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Federal Deposit Ins. Corp. v. Mason

November 13, 1940


Appeal from the District Court of the United States for the Western District of Pennsylvania; Robert M. Gibson, Judge.

Author: Maris

Before BIGGS, MARIS, and JONES, Circuit Judges.

MARIS, Circuit Judge.

This is an appeal by the plaintiff from an order of the District Court for the Western District of Pennsylvania dismissing its action at the close of the plaintiff's evidence on the ground that upon the facts and the law the plaintiff had shown no right to relief. The plaintiff is the receiver of the Commercial National Bank of Bradford, Pennsylvania, hereinafter called the bank. It seeks by amended bill in equity to recover from former directors of the bank $120,000 in dividends alleged to have been unlawfully declared by the directors and to obtain an accounting for money alleged to have been lost by the bank as a result of the negligence of the directors in the management of the bank's affairs. The defendant, Willis H. Powers, was elected a director in 1904, John E. Golden in 1925, Robert L. Mason and Harry M. Wick in 1928. All served as directors until the closing of the bank in 1935. Powers and Mason were president and vice president. All four died after suit was started and their personal representatives were substituted as defendants.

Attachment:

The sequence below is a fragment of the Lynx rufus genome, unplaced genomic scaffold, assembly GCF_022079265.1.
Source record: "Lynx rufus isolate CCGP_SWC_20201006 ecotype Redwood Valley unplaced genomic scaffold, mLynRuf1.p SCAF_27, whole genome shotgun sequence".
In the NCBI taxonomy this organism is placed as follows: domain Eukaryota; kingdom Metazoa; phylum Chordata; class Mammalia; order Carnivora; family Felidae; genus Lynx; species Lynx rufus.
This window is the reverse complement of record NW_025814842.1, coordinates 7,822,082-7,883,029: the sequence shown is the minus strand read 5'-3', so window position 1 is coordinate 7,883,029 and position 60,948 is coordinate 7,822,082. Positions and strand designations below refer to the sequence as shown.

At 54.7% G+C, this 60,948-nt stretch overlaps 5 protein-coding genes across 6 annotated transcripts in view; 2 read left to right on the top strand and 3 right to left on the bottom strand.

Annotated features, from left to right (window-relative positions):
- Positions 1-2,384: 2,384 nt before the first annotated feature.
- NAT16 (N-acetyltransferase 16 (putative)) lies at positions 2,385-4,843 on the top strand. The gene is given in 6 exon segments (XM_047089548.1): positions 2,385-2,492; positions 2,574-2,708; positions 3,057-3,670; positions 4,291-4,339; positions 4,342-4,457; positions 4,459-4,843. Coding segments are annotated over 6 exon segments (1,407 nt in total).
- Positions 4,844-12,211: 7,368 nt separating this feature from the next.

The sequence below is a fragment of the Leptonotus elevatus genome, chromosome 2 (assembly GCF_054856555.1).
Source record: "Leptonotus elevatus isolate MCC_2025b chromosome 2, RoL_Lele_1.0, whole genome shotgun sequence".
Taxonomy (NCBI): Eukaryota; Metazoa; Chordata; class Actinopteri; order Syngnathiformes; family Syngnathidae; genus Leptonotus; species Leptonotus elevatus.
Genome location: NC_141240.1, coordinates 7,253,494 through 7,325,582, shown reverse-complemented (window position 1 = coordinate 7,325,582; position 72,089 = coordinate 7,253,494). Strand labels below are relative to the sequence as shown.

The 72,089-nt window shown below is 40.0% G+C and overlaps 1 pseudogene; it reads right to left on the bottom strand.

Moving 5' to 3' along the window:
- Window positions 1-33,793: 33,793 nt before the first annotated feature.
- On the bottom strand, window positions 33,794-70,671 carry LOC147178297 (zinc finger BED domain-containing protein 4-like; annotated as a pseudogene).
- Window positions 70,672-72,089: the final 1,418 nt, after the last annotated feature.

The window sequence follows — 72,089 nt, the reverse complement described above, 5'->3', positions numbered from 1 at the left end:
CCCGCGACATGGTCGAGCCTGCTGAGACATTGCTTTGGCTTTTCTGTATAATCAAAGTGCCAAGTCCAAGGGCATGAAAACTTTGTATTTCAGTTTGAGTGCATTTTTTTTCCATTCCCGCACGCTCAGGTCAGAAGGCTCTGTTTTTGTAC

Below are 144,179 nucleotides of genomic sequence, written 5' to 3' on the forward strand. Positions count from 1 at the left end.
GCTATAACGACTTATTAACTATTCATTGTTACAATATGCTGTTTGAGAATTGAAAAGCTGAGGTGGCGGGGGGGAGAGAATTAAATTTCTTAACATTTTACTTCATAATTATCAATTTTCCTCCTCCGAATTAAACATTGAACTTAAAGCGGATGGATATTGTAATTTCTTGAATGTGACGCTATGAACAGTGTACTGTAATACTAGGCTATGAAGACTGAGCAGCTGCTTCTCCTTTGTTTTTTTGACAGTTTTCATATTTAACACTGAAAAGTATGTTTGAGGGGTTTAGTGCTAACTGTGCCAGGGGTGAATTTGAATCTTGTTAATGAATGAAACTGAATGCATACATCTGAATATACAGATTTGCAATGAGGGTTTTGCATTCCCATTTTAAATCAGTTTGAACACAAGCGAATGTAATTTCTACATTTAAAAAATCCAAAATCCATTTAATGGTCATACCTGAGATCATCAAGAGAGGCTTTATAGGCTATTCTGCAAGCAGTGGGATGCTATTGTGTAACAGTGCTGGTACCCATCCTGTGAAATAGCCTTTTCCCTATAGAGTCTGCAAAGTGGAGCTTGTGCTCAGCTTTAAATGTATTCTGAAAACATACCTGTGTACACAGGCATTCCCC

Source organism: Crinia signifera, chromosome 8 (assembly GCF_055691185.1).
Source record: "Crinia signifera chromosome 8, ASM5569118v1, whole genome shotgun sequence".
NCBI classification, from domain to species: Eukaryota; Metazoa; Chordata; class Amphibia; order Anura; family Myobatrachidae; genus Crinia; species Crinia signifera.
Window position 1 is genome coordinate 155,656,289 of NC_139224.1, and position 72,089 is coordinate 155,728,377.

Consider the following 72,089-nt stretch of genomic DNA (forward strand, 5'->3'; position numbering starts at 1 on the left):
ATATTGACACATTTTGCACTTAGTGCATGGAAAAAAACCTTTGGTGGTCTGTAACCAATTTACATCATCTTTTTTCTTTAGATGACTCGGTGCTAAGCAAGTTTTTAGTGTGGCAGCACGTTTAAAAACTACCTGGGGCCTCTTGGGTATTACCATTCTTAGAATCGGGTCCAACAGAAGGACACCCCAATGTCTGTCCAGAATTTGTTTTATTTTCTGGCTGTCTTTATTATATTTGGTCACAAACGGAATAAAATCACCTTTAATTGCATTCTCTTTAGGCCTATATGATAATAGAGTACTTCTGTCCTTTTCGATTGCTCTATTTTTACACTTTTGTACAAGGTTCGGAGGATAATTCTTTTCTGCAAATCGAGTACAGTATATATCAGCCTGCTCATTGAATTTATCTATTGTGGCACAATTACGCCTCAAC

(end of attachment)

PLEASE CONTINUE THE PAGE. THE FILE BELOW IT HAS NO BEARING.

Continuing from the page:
The bank is a national association incorporated in 1890 with a capitalization of $100,000 which was later increased to $300,000. The by-laws provided that the entire board of directors, which consisted of five persons, should make a careful examination of the bank four times each year, once in each quarter, and at any other times when in the judgment of the directors it was advisable. The audits actually made by the directors were perfunctory, however, and in making them the directors relied, as to the details, largely upon the assistance of officers and employees whose work was being audited.